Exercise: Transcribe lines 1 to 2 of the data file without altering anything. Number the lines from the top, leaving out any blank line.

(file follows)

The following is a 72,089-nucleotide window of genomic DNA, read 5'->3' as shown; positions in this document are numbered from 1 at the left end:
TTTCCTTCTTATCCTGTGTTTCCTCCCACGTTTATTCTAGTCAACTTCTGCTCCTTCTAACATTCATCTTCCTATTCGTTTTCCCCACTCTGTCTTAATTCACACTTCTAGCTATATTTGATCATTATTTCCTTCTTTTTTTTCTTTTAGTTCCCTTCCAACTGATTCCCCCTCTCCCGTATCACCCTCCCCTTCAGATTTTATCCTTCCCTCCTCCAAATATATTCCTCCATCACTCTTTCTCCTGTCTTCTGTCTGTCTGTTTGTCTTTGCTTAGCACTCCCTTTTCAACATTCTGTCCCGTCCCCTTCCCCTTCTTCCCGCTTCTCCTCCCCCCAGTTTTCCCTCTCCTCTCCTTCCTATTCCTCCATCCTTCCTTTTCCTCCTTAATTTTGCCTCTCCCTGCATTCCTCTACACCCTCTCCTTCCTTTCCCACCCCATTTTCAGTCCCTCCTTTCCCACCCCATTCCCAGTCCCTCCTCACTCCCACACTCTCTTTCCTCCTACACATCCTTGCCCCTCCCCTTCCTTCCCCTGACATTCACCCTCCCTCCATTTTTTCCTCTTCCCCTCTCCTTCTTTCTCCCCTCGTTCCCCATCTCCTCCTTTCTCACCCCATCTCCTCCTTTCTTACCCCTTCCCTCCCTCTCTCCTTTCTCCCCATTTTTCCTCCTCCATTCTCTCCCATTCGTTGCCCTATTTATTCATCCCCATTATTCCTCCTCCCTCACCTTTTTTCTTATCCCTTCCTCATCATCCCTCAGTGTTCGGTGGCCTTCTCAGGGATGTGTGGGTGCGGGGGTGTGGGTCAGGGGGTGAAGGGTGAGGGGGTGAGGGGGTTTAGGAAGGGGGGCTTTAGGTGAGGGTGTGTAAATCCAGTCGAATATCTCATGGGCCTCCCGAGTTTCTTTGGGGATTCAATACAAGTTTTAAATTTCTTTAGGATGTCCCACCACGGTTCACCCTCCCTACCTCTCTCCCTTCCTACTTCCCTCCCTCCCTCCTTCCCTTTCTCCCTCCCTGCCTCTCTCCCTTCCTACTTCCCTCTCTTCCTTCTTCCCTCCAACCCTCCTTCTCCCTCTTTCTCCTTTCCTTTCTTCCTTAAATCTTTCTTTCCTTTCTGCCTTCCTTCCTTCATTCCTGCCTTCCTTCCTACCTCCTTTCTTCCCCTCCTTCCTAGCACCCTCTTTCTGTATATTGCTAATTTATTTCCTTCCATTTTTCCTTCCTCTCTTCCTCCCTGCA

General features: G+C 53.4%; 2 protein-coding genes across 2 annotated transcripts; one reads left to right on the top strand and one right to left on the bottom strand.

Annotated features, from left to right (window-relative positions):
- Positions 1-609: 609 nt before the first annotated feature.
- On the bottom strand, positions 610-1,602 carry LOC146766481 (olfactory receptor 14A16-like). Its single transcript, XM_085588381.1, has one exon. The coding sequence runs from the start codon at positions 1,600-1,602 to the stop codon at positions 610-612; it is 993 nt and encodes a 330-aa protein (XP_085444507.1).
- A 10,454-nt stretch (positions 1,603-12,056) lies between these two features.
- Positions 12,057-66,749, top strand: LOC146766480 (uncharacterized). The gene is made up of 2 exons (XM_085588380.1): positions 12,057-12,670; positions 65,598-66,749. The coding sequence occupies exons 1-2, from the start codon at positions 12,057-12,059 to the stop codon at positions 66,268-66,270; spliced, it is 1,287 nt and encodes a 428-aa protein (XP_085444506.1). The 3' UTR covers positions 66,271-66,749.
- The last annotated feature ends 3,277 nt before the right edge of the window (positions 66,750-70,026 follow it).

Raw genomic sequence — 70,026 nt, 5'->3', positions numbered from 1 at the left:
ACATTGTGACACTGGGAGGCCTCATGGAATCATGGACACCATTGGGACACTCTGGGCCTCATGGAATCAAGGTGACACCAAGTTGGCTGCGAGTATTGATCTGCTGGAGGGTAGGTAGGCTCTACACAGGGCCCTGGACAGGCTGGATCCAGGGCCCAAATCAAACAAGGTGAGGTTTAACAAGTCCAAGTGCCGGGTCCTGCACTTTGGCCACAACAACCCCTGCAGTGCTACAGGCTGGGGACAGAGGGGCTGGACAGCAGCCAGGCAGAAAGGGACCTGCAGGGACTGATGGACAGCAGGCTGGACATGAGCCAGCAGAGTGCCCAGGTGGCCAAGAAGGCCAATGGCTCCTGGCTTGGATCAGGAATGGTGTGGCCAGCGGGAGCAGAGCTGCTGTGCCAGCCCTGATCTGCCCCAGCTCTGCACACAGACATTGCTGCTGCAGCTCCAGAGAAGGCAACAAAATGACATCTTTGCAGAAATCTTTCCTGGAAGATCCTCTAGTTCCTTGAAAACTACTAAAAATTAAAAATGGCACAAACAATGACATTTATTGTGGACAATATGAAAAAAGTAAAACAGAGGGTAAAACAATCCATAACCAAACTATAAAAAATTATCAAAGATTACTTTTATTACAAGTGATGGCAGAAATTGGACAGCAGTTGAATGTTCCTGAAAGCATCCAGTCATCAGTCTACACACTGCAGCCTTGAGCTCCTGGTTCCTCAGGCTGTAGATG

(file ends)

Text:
The following is a 72,089-nucleotide window of genomic DNA, read 5'->3' as shown; positions in this document are numbered from 1 at the left end:
TTTCCTTCTTATCCTGTGTTTCCTCCCACGTTTATTCTAGTCAACTTCTGCTCCTTCTAACATTCATCTTCCTATTCGTTTTCCCCACTCTGTCTTAATTCACACTTCTAGCTATATTTGATCATTATTTCCTTCTTTTTTTTCTTTTAGTTCCCTTCCAACTGATTCCCCCTCTCCCGTATCACCCTCCCCTTCAGATTTTATCCTTCCCTCCTCCAAATATATTCCTCCATCACTCTTTCTCCTGTCTTCTGTCTGTCTGTTTGTCTTTGCTTAGCACTCCCTTTTCAACATTCTGTCCCGTCCCCTTCCCCTTCTTCCCGCTTCTCCTCCCCCCAGTTTTCCCTCTCCTCTCCTTCCTATTCCTCCATCCTTCCTTTTCCTCCTTAATTTTGCCTCTCCCTGCATTCCTCTACACCCTCTCCTTCCTTTCCCACCCCATTTTCAGTCCCTCCTTTCCCACCCCATTCCCAGTCCCTCCTCACTCCCACACTCTCTTTCCTCCTACACATCCTTGCCCCTCCCCTTCCTTCCCCTGACATTCACCCTCCCTCCATTTTTTCCTCTTCCCCTCTCCTTCTTTCTCCCCTCGTTCCCCATCTCCTCCTTTCTCACCCCATCTCCTCCTTTCTTACCCCTTCCCTCCCTCTCTCCTTTCTCCCCATTTTTCCTCCTCCATTCTCTCCCATTCGTTGCCCTATTTATTCATCCCCATTATTCCTCCTCCCTCACCTTTTTTCTTATCCCTTCCTCATCATCCCTCAGTGTTCGGTGGCCTTCTCAGGGATGTGTGGGTGCGGGGGTGTGGGTCAGGGGGTGAAGGGTGAGGGGGTGAGGGGGTTTAGGAAGGGGGGCTTTAGGTGAGGGTGTGTAAATCCAGTCGAATATCTCATGGGCCTCCCGAGTTTCTTTGGGGATTCAATACAAGTTTTAAATTTCTTTAGGATGTCCCACCACGGTTCACCCTCCCTACCTCTCTCCCTTCCTACTTCCCTCCCTCCCTCCTTCCCTTTCTCCCTCCCTGCCTCTCTCCCTTCCTACTTCCCTCTCTTCCTTCTTCCCTCCAACCCTCCTTCTCCCTCTTTCTCCTTTCCTTTCTTCCTTAAATCTTTCTTTCCTTTCTGCCTTCCTTCCTTCATTCCTGCCTTCCTTCCTACCTCCTTTCTTCCCCTCCTTCCTAGCACCCTCTTTCTGTATATTGCTAATTTATTTCCTTCCATTTTTCCTTCCTCTCTTCCTCCCTGCA